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NASCAR group qualifying 'idiotic'

When NASCAR scrapped single-car qualifying runs and implemented its group qualifying format for the Daytona 500, it had hoped the format would be appealing to drivers and teams. 
It wasn't. 
In fact, Sunday's qualifying for the Daytona 500 turned out to be a fiasco, and NASCAR is now having to deal with the criticism of its new format. Almost every driver had some sort of complaint about qualifying, including pole winner Jeff Gordon, who will make his 23rd and final appearance in NASCAR's most prestigious race of the season on Feb. 22. 
The traditional format for the Daytona 500 included each car making a single two-lap attempt around the 2.5-mile Daytona International Speedway. 
Starting last year, NASCAR began using knockout-style qualifying for all three of its national touring series (Sprint Cup, Xfinity and Camping World Truck). NASCAR used the revised qualifying format in Sprint Cup for the first time at Phoenix International Raceway, the weekend after the 2014 Daytona 500, which still had single-car qualifying runs. 
NASCAR utilized the group qualifying format for last October's restrictor- plate race at Talladega Superspeedway. Qualifying there was chaotic and confusing, with Ricky Stenhouse Jr. failing to qualify and championship Chase drivers Kyle Busch, Kevin Harvick, Denny Hamlin, Joey Logano and Gordon having to take a provisional (owner points) position in the starting field. 
So naturally, drivers were very concerned and stressed out about this year's Daytona 500 qualifying, unlike in years past. 
With 25 cars running in the first group during the opening round of Daytona 500 qualifying, several drivers were involved in an accident heading into turn 1 with a little more than a minute left in the five-minute round. Reed Sorenson attempted to block Clint Bowyer, but both drivers made contact and spun out before hitting the wall. Bobby Labonte, J.J. Yeley and Hamlin were among those caught up in the accident.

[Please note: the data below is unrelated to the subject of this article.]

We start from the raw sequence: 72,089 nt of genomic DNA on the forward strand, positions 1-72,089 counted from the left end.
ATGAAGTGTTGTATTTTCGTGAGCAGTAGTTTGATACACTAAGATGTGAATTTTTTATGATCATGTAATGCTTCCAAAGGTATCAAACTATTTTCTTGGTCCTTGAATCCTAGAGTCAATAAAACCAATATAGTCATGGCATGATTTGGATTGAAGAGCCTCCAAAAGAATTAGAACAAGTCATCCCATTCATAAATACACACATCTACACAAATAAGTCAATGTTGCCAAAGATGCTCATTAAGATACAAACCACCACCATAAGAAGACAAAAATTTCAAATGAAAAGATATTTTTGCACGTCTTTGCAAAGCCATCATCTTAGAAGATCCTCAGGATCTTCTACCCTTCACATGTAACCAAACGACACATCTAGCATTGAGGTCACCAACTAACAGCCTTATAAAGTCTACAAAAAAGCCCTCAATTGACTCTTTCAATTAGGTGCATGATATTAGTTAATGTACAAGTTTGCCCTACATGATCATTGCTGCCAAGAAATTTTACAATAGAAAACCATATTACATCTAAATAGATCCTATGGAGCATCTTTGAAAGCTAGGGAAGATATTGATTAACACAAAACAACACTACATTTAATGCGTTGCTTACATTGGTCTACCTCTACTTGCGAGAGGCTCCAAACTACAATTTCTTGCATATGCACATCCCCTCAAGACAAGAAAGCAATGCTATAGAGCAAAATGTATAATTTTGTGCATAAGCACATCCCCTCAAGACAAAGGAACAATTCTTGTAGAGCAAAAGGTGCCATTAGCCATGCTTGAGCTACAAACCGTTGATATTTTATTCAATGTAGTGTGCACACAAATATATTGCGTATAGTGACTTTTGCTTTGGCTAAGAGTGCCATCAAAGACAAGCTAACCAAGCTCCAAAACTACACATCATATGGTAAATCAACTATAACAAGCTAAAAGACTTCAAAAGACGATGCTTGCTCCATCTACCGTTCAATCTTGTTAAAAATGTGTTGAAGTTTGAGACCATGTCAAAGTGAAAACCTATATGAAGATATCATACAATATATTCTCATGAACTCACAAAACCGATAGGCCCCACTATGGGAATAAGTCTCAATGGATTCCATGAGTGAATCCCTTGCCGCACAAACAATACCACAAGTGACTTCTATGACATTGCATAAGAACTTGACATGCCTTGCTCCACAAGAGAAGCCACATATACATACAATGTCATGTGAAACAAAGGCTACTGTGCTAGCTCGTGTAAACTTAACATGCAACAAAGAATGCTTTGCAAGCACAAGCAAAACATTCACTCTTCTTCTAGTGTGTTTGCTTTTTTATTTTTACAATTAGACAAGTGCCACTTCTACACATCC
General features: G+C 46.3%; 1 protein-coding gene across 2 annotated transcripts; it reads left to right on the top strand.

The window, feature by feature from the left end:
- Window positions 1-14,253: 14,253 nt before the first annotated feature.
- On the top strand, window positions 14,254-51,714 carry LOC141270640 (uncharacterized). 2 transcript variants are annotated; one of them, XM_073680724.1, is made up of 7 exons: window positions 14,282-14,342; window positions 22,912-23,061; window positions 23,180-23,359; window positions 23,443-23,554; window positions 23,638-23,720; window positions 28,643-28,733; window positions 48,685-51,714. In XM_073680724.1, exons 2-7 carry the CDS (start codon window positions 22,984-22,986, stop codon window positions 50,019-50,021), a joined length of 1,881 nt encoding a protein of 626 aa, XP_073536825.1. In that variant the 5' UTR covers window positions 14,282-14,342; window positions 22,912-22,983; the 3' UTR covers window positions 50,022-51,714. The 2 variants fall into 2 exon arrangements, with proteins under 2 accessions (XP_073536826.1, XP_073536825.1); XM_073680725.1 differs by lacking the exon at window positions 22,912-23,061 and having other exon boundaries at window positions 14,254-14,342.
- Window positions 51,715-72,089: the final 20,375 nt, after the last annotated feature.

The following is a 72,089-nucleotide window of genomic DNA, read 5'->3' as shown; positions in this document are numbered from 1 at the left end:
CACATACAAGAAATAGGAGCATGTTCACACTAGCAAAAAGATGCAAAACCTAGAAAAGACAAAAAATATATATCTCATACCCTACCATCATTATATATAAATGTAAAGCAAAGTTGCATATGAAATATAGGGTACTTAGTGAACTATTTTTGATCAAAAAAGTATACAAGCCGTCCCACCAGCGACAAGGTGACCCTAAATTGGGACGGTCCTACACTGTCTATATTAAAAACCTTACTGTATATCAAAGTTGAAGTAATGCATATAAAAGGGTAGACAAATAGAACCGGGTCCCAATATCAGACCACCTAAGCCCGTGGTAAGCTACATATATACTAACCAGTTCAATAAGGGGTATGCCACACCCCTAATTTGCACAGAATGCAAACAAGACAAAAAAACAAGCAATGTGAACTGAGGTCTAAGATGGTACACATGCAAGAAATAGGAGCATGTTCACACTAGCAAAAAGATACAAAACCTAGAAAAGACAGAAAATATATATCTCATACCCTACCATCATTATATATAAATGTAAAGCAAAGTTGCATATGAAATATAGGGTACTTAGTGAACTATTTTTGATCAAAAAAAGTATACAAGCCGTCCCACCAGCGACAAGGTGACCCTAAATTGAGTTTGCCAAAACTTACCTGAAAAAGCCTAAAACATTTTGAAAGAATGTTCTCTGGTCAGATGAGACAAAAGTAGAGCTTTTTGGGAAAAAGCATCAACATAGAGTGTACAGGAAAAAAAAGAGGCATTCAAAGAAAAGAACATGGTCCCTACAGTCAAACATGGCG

It had Bowyer furious not only with Sorenson for his maneuver but also with NASCAR for revising Daytona 500 qualifying. Bowyer referred to the format as "idiotic." 
"We need to be focused on qualifying and who is going to sit on the pole for the biggest race of the year and the front row just like we always have," Bowyer said. "There's no reason to be putting a show on and trying to make something out of something that doesn't need to be." 
Those competitors in the first group were not able to complete another qualifying lap following the multi-car accident. 
Many drivers, especially those who were eliminated from qualifying after the first of three rounds, were just as frustrated as Bowyer about the format. 
"The frustrating part is dealing with this whole system which makes no sense whatsoever," said Ryan Newman, who finished second in the point standings last year and won the 2008 Daytona 500. "It's hard to stand behind NASCAR when everybody I talk to up and down pit road doesn't understand why we're doing this. Maybe I need to be sat down and educated a little bit." 
Denny Hamlin used the word "mayhem" to label qualifying, while Tony Stewart described it as "a complete embarrassment for our series" when he expressed his opinion on his Twitter account. 
Gordon, a four-time series champion and three-time winner of the Daytona 500, also shared his views of qualifying. It's the second time Gordon has earned the pole for this race. He started on the pole and won the Daytona 500 in 1999. 
"This format is crazy and chaotic, but it can be extremely rewarding when you have a day like we had," Gordon said. 
As bizarre as this year's Daytona 500 qualifying seemed, it was a waiting game on pit road in each of the three rounds to see who would go on track first and lead the pack of cars. In the final round, four minutes ticked off before Martin Truex Jr. was the first of the 12-driver field to go out. Only one qualifying lap was made during that segment. Truex finished last in the field for the last round, while Gordon's lap at 201.293 mph (44.711 seconds) gave him the pole. 
Gordon admitted that qualifying for this year's Daytona 500 was indeed stressful. 
"There's so much going on in your mind," he said. "It's literally like playing chess at 200 miles an hour. It's pretty crazy." 
NASCAR will certainly get a lot of feedback from drivers and teams on the qualifying format. But was the sanctioning body pleased with how qualifying unfolded? 
"Jeff Gordon on the pole, certainly his last Daytona 500, is great, but seeing the incident that took place (during the first round in qualifying) is not," NASCAR executive vice president and chief racing development officer Steve O'Donnell said during a press conference to address the qualifying issues. "Overall, I think we're happy about the excitement of the qualifying session, but we've got to look at if there's adjustments we can make to continue to improve that. We're going to do that." 
It's obvious that the format for this year's Daytona 500 qualifying had its flaws, but as it has done so many times in the past, NASCAR will figure away to resolve the issue and have a better format in place for the 2016 race. 
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